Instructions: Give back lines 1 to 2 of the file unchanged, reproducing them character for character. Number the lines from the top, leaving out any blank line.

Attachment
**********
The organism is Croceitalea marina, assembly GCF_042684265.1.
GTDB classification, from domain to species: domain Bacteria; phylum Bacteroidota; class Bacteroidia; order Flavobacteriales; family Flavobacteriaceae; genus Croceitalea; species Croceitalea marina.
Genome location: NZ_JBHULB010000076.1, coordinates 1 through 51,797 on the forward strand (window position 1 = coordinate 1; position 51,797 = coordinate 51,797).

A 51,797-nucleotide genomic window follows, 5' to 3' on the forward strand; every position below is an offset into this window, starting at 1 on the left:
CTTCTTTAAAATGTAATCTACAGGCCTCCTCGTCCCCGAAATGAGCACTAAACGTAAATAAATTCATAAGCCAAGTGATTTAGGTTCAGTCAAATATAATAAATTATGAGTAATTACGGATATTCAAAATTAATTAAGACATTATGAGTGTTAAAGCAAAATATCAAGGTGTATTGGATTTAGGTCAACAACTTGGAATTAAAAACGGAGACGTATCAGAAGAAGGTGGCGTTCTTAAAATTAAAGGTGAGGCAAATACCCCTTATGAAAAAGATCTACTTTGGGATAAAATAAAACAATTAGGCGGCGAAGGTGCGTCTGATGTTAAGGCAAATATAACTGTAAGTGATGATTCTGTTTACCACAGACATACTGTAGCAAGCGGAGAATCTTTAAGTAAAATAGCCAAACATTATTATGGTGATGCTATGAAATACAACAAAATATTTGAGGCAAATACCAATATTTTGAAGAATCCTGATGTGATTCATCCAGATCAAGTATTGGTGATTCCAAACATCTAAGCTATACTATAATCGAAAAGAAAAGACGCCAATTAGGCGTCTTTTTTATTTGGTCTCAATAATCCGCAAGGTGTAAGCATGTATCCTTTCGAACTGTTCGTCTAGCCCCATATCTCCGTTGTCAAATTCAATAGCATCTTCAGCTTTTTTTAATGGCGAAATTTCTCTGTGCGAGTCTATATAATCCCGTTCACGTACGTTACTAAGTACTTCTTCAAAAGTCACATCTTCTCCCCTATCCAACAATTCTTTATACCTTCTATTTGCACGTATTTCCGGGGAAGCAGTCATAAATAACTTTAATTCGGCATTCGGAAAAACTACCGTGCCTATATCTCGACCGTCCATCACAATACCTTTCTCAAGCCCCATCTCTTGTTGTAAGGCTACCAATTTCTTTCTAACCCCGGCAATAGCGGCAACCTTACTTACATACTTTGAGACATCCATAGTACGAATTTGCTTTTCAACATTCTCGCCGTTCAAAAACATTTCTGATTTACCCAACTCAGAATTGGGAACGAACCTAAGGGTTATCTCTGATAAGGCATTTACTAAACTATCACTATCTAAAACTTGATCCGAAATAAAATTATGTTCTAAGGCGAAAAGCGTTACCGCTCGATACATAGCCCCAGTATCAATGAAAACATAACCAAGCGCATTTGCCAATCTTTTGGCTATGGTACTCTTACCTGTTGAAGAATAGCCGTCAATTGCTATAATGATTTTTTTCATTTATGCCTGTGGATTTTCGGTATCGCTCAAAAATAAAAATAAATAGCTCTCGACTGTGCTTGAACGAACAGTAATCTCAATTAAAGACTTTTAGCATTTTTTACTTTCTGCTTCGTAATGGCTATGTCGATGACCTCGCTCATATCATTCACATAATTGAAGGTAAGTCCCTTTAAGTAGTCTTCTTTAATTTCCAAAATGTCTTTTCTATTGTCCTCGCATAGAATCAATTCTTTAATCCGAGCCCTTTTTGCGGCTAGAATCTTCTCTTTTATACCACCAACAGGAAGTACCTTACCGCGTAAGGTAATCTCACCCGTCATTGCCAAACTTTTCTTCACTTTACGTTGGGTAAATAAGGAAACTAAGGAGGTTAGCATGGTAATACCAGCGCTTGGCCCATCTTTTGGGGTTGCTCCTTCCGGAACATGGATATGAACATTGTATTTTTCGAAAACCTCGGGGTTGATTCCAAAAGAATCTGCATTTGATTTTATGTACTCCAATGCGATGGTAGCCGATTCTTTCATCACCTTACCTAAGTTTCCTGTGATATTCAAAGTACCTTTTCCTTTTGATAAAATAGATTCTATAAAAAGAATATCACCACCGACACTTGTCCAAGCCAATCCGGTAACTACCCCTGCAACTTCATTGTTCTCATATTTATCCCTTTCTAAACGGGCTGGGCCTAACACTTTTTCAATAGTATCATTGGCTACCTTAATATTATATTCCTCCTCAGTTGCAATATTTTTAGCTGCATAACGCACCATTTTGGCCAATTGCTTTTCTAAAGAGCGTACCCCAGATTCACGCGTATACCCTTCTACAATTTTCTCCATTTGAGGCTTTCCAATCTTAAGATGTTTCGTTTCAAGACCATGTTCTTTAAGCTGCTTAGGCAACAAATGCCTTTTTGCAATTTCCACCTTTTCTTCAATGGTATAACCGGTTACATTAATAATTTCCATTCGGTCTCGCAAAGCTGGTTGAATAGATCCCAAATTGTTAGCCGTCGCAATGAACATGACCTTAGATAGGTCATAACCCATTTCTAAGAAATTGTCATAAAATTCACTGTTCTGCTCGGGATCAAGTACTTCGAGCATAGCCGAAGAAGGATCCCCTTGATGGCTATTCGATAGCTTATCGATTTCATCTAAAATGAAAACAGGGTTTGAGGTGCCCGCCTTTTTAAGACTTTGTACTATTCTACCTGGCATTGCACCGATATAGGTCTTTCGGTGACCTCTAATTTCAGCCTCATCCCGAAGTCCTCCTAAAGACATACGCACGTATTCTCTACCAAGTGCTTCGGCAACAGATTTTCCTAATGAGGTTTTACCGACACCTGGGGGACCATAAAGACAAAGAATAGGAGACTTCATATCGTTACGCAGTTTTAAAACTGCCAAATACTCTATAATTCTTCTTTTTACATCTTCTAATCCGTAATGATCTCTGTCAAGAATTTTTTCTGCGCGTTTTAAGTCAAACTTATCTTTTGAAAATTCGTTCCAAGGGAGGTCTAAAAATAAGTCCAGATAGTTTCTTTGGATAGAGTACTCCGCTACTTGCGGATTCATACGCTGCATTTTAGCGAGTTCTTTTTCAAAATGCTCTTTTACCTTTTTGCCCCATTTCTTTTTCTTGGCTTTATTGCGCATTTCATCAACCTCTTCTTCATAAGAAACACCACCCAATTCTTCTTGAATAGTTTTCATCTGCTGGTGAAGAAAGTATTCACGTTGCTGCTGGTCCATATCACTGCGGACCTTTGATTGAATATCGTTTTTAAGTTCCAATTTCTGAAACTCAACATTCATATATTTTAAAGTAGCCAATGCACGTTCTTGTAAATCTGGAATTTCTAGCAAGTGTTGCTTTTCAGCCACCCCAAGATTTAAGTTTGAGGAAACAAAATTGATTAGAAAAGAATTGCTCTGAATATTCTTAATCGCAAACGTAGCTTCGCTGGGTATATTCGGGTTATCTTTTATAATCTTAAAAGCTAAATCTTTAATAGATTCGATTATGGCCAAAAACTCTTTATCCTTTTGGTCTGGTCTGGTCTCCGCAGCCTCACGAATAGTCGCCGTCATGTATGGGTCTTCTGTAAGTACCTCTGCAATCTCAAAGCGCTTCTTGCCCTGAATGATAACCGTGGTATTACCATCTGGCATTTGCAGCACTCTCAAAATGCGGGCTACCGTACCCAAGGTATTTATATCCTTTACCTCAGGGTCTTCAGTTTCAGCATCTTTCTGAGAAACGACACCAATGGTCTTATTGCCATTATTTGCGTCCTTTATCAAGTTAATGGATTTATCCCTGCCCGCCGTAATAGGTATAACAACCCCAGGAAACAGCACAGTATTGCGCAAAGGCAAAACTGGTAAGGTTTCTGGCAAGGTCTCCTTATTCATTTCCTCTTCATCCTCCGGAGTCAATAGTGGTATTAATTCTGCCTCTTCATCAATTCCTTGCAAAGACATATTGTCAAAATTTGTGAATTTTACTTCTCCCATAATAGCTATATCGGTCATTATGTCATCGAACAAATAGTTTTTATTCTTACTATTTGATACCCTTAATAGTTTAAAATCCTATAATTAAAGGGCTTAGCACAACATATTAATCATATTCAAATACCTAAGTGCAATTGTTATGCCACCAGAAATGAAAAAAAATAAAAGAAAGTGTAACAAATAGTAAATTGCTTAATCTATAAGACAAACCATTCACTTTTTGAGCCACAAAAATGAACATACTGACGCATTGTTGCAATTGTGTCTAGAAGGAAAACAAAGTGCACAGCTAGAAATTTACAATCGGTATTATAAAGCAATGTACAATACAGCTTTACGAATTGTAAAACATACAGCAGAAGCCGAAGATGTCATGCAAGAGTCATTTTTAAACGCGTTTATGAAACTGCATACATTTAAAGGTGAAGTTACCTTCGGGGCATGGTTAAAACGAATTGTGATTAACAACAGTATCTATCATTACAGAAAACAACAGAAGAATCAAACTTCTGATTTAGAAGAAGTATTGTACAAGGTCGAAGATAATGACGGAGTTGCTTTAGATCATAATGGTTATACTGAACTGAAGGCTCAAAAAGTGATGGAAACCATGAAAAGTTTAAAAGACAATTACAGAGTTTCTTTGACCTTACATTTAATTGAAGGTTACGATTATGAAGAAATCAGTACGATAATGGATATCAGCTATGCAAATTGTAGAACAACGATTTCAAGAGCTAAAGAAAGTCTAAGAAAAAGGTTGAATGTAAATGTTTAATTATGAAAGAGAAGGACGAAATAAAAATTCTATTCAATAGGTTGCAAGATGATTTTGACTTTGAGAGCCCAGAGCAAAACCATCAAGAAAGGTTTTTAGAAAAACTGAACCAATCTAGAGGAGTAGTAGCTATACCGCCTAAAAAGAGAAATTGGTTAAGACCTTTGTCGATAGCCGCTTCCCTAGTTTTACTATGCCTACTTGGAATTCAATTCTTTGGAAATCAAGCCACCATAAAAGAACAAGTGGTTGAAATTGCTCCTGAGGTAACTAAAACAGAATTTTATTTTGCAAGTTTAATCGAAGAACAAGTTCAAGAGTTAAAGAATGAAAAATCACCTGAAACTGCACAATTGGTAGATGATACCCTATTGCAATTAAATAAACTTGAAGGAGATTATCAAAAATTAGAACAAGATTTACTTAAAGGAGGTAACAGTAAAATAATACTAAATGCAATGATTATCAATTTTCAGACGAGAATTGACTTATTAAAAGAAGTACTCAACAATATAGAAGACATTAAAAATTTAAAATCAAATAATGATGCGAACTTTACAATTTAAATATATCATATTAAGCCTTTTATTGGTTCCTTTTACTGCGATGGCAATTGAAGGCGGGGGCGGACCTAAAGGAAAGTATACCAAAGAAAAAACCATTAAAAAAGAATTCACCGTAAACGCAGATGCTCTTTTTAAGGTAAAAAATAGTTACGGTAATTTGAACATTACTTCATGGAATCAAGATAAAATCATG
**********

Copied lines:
The organism is Croceitalea marina, assembly GCF_042684265.1.
GTDB classification, from domain to species: domain Bacteria; phylum Bacteroidota; class Bacteroidia; order Flavobacteriales; family Flavobacteriaceae; genus Croceitalea; species Croceitalea marina.